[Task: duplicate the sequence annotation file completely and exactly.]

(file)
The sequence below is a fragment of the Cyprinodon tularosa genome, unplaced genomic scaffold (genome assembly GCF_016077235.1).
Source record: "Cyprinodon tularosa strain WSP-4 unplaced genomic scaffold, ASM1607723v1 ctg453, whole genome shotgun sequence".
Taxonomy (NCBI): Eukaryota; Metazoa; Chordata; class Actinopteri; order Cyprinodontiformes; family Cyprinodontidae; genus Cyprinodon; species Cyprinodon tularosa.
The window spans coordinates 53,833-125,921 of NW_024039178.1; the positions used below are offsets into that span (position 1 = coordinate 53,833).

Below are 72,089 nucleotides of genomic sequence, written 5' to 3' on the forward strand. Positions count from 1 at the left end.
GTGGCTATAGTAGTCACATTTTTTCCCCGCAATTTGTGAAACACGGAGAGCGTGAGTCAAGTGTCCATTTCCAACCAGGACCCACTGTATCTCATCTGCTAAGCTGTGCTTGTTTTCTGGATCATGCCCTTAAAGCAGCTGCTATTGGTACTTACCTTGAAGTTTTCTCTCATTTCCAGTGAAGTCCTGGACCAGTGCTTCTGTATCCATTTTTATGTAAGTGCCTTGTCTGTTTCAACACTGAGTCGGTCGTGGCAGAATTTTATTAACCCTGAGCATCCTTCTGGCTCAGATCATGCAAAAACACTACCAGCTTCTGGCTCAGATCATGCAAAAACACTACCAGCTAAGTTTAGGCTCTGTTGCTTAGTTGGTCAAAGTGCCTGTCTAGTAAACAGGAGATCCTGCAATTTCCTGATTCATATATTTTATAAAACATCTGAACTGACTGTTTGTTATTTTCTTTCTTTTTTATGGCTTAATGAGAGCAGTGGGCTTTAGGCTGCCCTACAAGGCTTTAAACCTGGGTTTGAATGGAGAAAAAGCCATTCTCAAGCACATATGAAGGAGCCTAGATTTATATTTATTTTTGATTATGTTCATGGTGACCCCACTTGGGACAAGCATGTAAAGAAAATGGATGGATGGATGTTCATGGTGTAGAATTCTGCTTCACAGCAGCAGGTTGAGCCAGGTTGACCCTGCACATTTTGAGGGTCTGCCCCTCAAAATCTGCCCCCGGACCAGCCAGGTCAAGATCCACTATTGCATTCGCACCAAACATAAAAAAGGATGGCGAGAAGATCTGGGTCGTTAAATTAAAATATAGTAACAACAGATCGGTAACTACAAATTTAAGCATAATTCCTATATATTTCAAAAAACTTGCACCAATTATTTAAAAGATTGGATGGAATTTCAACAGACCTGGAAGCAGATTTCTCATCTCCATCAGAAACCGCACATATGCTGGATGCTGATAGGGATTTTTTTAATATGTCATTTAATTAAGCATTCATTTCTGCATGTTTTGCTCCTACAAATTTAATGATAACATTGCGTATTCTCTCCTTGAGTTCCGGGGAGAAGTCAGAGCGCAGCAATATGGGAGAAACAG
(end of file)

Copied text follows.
The sequence below is a fragment of the Cyprinodon tularosa genome, unplaced genomic scaffold (genome assembly GCF_016077235.1).
Source record: "Cyprinodon tularosa strain WSP-4 unplaced genomic scaffold, ASM1607723v1 ctg453, whole genome shotgun sequence".
Taxonomy (NCBI): Eukaryota; Metazoa; Chordata; class Actinopteri; order Cyprinodontiformes; family Cyprinodontidae; genus Cyprinodon; species Cyprinodon tularosa.
The window spans coordinates 53,833-125,921 of NW_024039178.1; the positions used below are offsets into that span (position 1 = coordinate 53,833).

Below are 72,089 nucleotides of genomic sequence, written 5' to 3' on the forward strand. Positions count from 1 at the left end.
GTGGCTATAGTAGTCACATTTTTTCCCCGCAATTTGTGAAACACGGAGAGCGTGAGTCAAGTGTCCATTTCCAACCAGGACCCACTGTATCTCATCTGCTAAGCTGTGCTTGTTTTCTGGATCATGCCCTTAAAGCAGCTGCTATTGGTACTTACCTTGAAGTTTTCTCTCATTTCCAGTGAAGTCCTGGACCAGTGCTTCTGTATCCATTTTTATGTAAGTGCCTTGTCTGTTTCAACACTGAGTCGGTCGTGGCAGAATTTTATTAACCCTGAGCATCCTTCTGGCTCAGATCATGCAAAAACACTACCAGCTTCTGGCTCAGATCATGCAAAAACACTACCAGCTAAGTTTAGGCTCTGTTGCTTAGTTGGTCAAAGTGCCTGTCTAGTAAACAGGAGATCCTGCAATTTCCTGATTCATATATTTTATAAAACATCTGAACTGACTGTTTGTTATTTTCTTTCTTTTTTATGGCTTAATGAGAGCAGTGGGCTTTAGGCTGCCCTACAAGGCTTTAAACCTGGGTTTGAATGGAGAAAAAGCCATTCTCAAGCACATATGAAGGAGCCTAGATTTATATTTATTTTTGATTATGTTCATGGTGACCCCACTTGGGACAAGCATGTAAAGAAAATGGATGGATGGATGTTCATGGTGTAGAATTCTGCTTCACAGCAGCAGGTTGAGCCAGGTTGACCCTGCACATTTTGAGGGTCTGCCCCTCAAAATCTGCCCCCGGACCAGCCAGGTCAAGATCCACTATTGCATTCGCACCAAACATAAAAAAGGATGGCGAGAAGATCTGGGTCGTTAAATTAAAATATAGTAACAACAGATCGGTAACTACAAATTTAAGCATAATTCCTATATATTTCAAAAAACTTGCACCAATTATTTAAAAGATTGGATGGAATTTCAACAGACCTGGAAGCAGATTTCTCATCTCCATCAGAAACCGCACATATGCTGGATGCTGATAGGGATTTTTTTAATATGTCATTTAATTAAGCATTCATTTCTGCATGTTTTGCTCCTACAAATTTAATGATAACATTGCGTATTCTCTCCTTGAGTTCCGGGGAGAAGTCAGAGCGCAGCAATATGGGAGAAACAG